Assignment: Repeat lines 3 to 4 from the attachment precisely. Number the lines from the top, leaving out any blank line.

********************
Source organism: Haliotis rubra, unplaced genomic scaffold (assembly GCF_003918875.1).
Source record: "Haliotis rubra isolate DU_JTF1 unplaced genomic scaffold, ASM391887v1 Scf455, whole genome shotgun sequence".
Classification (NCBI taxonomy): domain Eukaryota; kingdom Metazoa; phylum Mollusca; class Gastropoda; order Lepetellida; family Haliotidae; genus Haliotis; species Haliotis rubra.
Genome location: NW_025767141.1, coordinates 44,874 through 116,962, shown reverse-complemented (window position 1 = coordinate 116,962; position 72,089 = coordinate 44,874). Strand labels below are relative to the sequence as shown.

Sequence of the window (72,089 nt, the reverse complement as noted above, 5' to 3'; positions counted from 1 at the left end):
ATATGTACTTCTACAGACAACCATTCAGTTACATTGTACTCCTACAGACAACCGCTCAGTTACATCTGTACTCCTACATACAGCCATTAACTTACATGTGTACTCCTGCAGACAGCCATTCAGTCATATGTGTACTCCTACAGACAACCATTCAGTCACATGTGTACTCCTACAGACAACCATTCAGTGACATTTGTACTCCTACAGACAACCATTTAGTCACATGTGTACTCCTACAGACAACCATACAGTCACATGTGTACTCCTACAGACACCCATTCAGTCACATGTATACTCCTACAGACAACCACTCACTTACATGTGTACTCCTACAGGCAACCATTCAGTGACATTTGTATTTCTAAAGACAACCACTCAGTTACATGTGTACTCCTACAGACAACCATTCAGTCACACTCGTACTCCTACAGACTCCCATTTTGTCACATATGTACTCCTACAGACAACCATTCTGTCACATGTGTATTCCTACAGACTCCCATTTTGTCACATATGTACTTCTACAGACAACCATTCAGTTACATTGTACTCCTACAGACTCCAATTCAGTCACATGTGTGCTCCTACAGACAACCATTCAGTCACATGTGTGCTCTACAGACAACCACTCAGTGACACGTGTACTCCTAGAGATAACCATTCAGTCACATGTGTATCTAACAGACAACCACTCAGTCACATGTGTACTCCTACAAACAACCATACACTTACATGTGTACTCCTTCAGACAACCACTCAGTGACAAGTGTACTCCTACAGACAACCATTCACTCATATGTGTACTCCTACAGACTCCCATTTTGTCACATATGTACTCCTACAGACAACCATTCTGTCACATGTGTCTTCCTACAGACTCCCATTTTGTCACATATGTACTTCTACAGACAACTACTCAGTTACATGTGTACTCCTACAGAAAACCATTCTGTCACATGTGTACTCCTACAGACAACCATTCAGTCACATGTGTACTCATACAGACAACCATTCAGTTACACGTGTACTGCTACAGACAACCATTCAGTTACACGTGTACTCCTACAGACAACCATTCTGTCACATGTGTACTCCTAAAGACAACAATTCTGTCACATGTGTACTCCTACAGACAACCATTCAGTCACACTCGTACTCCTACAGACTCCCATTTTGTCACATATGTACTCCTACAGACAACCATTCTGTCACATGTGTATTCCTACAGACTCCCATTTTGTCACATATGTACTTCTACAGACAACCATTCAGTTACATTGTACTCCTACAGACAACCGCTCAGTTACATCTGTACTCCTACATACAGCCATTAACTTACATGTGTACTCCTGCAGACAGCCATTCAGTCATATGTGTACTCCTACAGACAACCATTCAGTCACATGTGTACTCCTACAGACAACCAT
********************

Classification (NCBI taxonomy): domain Eukaryota; kingdom Metazoa; phylum Mollusca; class Gastropoda; order Lepetellida; family Haliotidae; genus Haliotis; species Haliotis rubra.
Genome location: NW_025767141.1, coordinates 44,874 through 116,962, shown reverse-complemented (window position 1 = coordinate 116,962; position 72,089 = coordinate 44,874). Strand labels below are relative to the sequence as shown.